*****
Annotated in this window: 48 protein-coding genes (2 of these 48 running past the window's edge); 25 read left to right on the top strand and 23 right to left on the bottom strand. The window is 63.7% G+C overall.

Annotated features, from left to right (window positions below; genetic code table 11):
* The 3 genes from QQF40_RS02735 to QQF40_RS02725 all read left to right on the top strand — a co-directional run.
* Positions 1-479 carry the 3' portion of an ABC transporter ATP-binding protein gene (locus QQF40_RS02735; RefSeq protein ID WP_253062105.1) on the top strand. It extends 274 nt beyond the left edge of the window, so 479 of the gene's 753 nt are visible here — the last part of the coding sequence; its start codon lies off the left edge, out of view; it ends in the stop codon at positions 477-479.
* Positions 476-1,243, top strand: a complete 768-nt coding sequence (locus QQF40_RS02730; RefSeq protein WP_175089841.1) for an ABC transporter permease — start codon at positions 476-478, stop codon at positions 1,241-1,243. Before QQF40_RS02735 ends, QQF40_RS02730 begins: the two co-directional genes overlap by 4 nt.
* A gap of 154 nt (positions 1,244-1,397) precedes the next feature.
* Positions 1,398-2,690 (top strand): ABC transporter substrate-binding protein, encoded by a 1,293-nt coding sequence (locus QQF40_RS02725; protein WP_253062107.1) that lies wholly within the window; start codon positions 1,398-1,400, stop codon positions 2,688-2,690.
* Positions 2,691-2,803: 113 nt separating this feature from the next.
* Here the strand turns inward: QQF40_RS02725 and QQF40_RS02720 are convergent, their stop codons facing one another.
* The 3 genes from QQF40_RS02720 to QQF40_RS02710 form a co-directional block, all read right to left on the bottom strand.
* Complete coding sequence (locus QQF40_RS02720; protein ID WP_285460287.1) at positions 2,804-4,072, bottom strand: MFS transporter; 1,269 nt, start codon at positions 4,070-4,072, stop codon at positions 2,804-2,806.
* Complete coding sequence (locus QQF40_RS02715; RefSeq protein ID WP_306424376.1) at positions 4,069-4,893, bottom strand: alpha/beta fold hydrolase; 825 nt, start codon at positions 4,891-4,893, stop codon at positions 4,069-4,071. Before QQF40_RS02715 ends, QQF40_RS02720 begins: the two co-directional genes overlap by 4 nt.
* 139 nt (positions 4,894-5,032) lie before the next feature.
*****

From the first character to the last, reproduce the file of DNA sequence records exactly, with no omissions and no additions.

Annotated in this window: 48 protein-coding genes (2 of these 48 running past the window's edge); 25 read left to right on the top strand and 23 right to left on the bottom strand. The window is 63.7% G+C overall.

Annotated features, from left to right (window positions below; genetic code table 11):
* The 3 genes from QQF40_RS02735 to QQF40_RS02725 all read left to right on the top strand — a co-directional run.
* Positions 1-479 carry the 3' portion of an ABC transporter ATP-binding protein gene (locus QQF40_RS02735; RefSeq protein ID WP_253062105.1) on the top strand. It extends 274 nt beyond the left edge of the window, so 479 of the gene's 753 nt are visible here — the last part of the coding sequence; its start codon lies off the left edge, out of view; it ends in the stop codon at positions 477-479.
* Positions 476-1,243, top strand: a complete 768-nt coding sequence (locus QQF40_RS02730; RefSeq protein WP_175089841.1) for an ABC transporter permease — start codon at positions 476-478, stop codon at positions 1,241-1,243. Before QQF40_RS02735 ends, QQF40_RS02730 begins: the two co-directional genes overlap by 4 nt.
* A gap of 154 nt (positions 1,244-1,397) precedes the next feature.
* Positions 1,398-2,690 (top strand): ABC transporter substrate-binding protein, encoded by a 1,293-nt coding sequence (locus QQF40_RS02725; protein WP_253062107.1) that lies wholly within the window; start codon positions 1,398-1,400, stop codon positions 2,688-2,690.
* Positions 2,691-2,803: 113 nt separating this feature from the next.
* Here the strand turns inward: QQF40_RS02725 and QQF40_RS02720 are convergent, their stop codons facing one another.
* The 3 genes from QQF40_RS02720 to QQF40_RS02710 form a co-directional block, all read right to left on the bottom strand.
* Complete coding sequence (locus QQF40_RS02720; protein ID WP_285460287.1) at positions 2,804-4,072, bottom strand: MFS transporter; 1,269 nt, start codon at positions 4,070-4,072, stop codon at positions 2,804-2,806.
* Complete coding sequence (locus QQF40_RS02715; RefSeq protein ID WP_306424376.1) at positions 4,069-4,893, bottom strand: alpha/beta fold hydrolase; 825 nt, start codon at positions 4,891-4,893, stop codon at positions 4,069-4,071. Before QQF40_RS02715 ends, QQF40_RS02720 begins: the two co-directional genes overlap by 4 nt.
* 139 nt (positions 4,894-5,032) lie before the next feature.